Learn more ways to improve mental health in the workplace with The Ultimate Wellbeing Toolkit – a practical learning hub brought to you by financial protection specialists Unum, designed to equip HR professionals with the skills and knowledge to improve employee wellbeing.
Research indicates that at least 1 in 4 people experience a mental health problem during their lifetime. However, by raising awareness and offering the right support at work, employers can plan for and mitigate the impact of mental health issues in the workplace, helping them to retain the valuable skills and experience of affected staff.
Good mental health should be a priority for the whole business, and implementing it needs to involve more than just the HR department. It’s vital to get buy-in from senior leadership and make sure conversations about mental health and wellbeing happen at board level. Here are five ways to get your board on side.
Show the business impact
Senior leaders are understandably under increased pressure to cut costs and optimise return on investment, and may not immediately understand the business impact of poor mental health. Be prepared to make the business case and have figures to back this up. Come prepared with figures on staff turnover and morale, and bring relevant feedback from exit interviews.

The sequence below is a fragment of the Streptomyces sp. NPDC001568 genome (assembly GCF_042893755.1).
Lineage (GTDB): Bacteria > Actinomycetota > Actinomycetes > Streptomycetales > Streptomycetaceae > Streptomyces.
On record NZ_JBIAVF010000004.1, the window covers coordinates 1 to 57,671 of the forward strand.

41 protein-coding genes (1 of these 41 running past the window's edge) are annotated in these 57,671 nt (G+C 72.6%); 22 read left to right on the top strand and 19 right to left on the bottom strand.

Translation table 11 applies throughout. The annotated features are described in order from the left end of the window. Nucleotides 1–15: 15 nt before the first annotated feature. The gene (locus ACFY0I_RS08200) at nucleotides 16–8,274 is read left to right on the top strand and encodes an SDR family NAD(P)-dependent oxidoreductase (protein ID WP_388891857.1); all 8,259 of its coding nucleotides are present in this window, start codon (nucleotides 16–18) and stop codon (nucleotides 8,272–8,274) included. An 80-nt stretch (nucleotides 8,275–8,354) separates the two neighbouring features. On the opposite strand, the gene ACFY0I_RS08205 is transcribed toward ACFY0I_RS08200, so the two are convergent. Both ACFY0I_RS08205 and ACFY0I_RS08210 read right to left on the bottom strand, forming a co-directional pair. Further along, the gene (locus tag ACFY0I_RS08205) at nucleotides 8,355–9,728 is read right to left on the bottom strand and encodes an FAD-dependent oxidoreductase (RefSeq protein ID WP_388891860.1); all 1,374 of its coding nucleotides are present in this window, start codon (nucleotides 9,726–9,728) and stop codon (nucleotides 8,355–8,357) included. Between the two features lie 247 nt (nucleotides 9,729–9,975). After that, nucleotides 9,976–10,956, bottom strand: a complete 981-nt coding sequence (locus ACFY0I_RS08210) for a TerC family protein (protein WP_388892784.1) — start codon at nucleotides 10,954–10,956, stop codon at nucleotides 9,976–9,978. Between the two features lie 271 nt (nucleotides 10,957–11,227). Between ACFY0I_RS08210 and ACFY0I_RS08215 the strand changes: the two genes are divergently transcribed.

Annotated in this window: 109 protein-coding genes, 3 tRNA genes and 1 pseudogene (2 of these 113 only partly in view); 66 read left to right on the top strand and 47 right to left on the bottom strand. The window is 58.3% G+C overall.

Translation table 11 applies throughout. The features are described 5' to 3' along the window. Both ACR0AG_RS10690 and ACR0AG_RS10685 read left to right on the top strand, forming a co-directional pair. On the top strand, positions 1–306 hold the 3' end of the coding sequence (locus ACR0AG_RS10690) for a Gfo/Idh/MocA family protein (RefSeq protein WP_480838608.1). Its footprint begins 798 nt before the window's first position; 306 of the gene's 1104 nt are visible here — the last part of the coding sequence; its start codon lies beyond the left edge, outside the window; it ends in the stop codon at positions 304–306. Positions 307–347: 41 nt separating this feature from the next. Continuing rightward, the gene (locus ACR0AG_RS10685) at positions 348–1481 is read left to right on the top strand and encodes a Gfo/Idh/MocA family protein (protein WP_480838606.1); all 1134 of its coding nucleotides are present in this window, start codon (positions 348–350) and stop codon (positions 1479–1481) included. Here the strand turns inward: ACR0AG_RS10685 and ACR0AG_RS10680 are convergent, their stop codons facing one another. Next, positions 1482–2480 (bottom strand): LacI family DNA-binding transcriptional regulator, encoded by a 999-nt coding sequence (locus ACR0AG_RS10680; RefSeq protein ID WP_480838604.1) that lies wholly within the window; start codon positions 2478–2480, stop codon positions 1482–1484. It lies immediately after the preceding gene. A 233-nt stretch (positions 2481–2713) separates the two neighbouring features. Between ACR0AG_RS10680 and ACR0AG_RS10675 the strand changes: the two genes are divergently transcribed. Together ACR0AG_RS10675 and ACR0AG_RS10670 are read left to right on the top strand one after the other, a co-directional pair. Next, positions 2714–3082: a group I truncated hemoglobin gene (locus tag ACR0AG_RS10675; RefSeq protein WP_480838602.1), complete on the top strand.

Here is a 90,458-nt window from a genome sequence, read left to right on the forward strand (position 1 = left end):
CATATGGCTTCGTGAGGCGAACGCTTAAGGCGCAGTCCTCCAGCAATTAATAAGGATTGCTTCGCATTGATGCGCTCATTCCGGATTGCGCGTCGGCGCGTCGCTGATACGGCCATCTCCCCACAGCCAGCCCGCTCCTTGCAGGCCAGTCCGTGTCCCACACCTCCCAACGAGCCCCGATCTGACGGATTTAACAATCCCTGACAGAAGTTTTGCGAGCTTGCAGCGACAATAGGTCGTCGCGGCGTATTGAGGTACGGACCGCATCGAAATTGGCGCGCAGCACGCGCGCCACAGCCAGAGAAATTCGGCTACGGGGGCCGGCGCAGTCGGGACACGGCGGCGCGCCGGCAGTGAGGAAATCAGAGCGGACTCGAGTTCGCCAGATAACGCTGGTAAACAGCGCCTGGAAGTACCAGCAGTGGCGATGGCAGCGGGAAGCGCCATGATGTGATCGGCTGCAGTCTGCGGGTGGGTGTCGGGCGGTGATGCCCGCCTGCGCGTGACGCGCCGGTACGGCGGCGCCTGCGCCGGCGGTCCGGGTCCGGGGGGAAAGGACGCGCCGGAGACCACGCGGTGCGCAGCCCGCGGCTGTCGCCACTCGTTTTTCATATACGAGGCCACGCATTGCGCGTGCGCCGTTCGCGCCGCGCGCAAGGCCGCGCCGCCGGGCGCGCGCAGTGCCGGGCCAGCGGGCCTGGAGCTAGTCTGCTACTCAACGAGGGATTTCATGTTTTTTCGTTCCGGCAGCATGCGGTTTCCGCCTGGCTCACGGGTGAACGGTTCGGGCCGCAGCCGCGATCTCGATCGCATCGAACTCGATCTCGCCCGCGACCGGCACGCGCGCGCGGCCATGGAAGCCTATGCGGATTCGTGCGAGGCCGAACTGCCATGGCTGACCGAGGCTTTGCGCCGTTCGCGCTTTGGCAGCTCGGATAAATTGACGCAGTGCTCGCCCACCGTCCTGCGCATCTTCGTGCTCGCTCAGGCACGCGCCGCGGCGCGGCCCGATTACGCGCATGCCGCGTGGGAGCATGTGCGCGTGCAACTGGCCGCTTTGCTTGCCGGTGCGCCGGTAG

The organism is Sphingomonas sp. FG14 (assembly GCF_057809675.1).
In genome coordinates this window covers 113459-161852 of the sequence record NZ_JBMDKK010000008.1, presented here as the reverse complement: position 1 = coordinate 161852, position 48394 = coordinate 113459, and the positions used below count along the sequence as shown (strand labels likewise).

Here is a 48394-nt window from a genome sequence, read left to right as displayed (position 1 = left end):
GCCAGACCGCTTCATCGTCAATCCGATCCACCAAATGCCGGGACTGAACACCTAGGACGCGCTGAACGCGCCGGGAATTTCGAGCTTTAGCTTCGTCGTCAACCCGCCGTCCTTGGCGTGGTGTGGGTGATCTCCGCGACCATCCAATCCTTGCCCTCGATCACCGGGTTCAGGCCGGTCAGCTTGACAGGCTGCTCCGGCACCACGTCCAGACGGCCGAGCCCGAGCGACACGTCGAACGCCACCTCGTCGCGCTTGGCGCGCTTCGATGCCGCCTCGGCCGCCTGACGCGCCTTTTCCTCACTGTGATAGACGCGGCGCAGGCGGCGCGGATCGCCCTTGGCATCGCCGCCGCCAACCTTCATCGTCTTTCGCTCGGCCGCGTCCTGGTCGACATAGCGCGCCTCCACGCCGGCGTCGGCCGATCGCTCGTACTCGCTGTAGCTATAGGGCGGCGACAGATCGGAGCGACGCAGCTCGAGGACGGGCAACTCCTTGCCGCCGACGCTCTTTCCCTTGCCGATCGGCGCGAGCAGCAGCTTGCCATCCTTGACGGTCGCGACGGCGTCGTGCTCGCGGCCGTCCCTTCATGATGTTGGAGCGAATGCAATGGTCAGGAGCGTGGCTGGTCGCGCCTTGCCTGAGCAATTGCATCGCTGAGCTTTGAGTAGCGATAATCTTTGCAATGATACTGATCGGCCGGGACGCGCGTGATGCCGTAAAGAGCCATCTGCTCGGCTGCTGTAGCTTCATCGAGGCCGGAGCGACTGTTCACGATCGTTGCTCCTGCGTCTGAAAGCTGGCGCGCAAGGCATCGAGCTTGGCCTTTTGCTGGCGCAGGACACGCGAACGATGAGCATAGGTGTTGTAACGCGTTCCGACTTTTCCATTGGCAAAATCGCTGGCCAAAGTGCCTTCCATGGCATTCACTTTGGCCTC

Agree clear targets
We all work better if we have clear goals that we are working towards, and mental health in the workplace is no different. Identify the key drivers and indicators for mental health, find a way to measure these, work out what progress the business needs to achieve, and make sure these are an integral part of your company’s performance targets.
Time it right
Consider the best times to start a conversation with the board and get their buy-in. There are some important dates throughout the year which can help to get the conversation started, including Mental Health Awareness Week in May and World Mental Health Day in October. There are also many internal milestones that can help to put mental health on the agenda like board meetings, staff surveys, staff absence reports. Think about the times in the year when your business is busiest and staff are under the most stress, so you can raise the issue ahead of time.
Find a champion
It helps to enlist a board member as your mental health champion – someone who will raise the issue at the highest levels of the business. It may be they have experienced a mental health problem themselves, or they may simply be passionate about looking after staff. They can also help to lead by example, encouraging more junior employees to think about their mental wellbeing at work.
Encourage open conversation
Mental health is still a taboo subject in the workplace. 67% of employees feel scared, embarrassed or unable to talk about mental health concerns with their employer. To break this taboo and create an open and caring culture it’s important to get your board on side and take a top down approach. If they are speaking out on the issue, perhaps even drawing on their own experience, then this attitude will trickle down to managers and then staff.